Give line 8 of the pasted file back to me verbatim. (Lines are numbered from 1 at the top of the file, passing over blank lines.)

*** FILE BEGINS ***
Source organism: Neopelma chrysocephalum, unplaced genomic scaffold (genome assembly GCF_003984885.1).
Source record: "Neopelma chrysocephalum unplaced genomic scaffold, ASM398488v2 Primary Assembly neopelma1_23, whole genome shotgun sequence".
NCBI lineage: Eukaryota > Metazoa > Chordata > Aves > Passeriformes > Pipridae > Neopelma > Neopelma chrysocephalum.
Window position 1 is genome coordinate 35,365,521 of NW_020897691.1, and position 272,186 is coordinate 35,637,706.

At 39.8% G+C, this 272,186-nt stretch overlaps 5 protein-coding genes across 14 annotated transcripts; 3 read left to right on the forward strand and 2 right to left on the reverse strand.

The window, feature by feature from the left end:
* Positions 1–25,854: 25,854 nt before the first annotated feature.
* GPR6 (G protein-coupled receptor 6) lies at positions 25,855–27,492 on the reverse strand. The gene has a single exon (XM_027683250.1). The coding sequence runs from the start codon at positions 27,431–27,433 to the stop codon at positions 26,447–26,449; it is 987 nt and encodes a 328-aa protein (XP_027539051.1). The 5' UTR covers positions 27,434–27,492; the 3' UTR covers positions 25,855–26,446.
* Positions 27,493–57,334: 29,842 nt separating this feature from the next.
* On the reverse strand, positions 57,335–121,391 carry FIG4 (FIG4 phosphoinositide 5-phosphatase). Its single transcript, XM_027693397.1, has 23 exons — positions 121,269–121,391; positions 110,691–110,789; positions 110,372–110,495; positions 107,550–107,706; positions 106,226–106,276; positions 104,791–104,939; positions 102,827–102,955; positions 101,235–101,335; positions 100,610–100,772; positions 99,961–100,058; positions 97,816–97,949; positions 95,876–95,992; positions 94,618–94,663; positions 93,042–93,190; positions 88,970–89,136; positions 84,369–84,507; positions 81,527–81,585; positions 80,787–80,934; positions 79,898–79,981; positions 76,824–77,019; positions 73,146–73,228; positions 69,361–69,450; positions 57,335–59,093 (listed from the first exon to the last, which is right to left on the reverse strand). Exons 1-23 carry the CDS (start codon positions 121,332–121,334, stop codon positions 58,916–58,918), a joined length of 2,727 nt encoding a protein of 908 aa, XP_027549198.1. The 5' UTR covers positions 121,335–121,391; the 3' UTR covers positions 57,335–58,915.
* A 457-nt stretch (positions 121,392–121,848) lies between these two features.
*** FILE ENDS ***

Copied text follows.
* GPR6 (G protein-coupled receptor 6) lies at positions 25,855–27,492 on the reverse strand. The gene has a single exon (XM_027683250.1). The coding sequence runs from the start codon at positions 27,431–27,433 to the stop codon at positions 26,447–26,449; it is 987 nt and encodes a 328-aa protein (XP_027539051.1). The 5' UTR covers positions 27,434–27,492; the 3' UTR covers positions 25,855–26,446.